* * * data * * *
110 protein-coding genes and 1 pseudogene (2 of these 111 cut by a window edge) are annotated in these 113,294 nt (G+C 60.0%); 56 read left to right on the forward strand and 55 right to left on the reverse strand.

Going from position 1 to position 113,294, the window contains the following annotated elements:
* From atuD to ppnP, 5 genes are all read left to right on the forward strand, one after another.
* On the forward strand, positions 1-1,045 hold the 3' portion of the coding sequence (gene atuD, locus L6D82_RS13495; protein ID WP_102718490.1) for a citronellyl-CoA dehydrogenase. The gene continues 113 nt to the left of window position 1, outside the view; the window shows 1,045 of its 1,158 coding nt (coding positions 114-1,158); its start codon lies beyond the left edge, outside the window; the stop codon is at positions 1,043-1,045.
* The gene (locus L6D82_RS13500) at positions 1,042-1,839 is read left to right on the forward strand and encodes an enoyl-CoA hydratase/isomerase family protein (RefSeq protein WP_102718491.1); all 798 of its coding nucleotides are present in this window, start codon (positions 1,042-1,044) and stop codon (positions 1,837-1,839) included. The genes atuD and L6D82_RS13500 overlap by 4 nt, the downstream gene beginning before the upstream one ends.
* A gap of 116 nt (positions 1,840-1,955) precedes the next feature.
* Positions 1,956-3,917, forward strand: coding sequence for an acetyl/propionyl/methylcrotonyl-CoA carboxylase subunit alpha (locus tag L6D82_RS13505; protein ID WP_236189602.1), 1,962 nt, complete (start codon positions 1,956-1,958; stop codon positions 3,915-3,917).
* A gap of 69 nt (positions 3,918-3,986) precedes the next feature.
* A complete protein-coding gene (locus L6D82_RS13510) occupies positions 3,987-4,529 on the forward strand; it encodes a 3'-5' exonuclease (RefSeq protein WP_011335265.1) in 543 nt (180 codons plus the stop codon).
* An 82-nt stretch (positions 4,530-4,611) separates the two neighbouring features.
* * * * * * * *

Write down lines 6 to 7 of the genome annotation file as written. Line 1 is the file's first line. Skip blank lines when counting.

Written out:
* A gap of 116 nt (positions 1,840-1,955) precedes the next feature.
* Positions 1,956-3,917, forward strand: coding sequence for an acetyl/propionyl/methylcrotonyl-CoA carboxylase subunit alpha (locus tag L6D82_RS13505; protein ID WP_236189602.1), 1,962 nt, complete (start codon positions 1,956-1,958; stop codon positions 3,915-3,917).